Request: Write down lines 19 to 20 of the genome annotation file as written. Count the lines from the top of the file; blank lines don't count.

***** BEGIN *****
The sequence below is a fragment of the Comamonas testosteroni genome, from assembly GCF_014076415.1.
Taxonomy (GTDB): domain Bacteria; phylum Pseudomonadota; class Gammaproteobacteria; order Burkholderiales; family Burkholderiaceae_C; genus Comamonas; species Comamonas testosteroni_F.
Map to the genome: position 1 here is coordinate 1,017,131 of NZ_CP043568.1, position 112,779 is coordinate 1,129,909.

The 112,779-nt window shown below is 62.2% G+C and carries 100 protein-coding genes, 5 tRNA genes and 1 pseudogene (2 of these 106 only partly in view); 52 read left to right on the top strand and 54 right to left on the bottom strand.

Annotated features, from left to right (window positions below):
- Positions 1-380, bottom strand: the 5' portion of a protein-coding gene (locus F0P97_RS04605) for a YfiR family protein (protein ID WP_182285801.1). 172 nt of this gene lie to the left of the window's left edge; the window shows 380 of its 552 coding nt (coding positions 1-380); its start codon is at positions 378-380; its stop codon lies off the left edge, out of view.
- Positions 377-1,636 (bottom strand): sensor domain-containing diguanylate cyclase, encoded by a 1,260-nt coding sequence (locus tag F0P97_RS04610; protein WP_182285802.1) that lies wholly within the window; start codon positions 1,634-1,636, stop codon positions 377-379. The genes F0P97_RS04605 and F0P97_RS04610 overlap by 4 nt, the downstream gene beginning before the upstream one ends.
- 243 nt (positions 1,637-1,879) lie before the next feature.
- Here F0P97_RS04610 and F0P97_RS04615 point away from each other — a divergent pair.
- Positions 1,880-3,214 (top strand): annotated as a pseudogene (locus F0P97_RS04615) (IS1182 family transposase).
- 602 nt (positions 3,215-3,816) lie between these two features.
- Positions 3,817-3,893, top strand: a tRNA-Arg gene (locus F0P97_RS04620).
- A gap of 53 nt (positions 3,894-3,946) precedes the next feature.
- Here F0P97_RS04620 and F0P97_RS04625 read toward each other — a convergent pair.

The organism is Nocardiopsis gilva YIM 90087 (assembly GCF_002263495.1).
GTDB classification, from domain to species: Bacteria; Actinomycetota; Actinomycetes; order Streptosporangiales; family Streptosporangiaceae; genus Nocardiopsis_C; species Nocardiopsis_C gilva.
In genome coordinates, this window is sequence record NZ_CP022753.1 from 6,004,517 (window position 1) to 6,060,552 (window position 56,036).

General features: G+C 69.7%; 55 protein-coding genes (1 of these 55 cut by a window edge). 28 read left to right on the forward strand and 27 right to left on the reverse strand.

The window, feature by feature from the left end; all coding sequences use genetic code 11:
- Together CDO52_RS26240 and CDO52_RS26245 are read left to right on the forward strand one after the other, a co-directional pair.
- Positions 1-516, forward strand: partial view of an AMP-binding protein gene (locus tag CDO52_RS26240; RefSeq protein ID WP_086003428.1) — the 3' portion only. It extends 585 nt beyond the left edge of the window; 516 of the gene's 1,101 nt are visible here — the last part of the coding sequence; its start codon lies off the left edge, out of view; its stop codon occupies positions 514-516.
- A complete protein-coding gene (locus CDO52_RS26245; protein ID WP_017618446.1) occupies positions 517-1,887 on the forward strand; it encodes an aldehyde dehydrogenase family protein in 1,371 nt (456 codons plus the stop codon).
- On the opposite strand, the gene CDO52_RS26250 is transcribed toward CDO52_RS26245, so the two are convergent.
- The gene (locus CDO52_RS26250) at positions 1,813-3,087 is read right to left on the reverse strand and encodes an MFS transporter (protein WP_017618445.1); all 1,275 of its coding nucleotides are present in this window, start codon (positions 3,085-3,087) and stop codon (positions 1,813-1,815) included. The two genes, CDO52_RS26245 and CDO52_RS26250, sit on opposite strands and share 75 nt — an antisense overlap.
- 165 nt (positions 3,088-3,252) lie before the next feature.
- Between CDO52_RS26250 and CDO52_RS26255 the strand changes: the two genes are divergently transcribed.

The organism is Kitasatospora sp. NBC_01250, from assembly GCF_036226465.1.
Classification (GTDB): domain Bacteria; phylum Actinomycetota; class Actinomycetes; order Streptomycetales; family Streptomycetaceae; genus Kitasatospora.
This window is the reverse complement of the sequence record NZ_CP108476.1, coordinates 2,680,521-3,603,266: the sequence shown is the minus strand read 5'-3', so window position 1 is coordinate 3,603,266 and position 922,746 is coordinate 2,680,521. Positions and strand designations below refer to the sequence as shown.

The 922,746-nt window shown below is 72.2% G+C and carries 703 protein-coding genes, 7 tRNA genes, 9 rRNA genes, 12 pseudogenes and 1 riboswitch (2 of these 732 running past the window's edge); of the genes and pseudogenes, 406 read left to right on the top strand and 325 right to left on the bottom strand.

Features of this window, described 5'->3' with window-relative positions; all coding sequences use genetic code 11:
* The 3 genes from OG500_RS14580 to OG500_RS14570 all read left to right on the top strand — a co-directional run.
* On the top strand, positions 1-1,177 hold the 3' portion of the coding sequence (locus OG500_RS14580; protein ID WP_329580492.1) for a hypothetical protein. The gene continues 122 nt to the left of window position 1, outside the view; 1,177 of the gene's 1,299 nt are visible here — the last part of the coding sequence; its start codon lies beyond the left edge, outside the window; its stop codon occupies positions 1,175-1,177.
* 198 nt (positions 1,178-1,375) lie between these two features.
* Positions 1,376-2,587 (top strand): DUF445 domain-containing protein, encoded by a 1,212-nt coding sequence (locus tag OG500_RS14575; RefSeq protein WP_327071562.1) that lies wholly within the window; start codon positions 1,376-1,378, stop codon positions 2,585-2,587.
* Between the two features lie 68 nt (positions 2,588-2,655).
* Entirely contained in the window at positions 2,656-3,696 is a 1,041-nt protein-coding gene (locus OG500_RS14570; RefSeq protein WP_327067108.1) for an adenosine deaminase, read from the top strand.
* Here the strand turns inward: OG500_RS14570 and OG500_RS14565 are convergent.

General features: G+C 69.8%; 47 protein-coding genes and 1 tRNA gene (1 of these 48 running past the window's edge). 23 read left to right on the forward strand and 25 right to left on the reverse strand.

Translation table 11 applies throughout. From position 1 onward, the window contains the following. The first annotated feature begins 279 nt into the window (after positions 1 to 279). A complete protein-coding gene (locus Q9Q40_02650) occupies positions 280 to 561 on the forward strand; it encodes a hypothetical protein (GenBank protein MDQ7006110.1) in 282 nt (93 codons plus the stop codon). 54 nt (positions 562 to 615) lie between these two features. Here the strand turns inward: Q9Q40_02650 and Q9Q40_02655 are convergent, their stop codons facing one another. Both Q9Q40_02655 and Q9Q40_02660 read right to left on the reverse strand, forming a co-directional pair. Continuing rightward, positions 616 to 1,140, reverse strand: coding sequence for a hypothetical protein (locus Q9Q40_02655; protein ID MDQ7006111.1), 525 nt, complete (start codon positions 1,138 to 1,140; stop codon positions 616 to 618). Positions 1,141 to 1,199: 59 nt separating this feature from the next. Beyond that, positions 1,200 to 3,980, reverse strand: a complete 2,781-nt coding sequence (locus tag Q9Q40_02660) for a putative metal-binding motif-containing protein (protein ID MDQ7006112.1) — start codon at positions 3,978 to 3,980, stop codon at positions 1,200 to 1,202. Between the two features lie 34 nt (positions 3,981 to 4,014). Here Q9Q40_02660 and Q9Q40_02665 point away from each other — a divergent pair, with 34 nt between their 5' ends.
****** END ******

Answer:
The window, feature by feature from the left end; all coding sequences use genetic code 11:
- Together CDO52_RS26240 and CDO52_RS26245 are read left to right on the forward strand one after the other, a co-directional pair.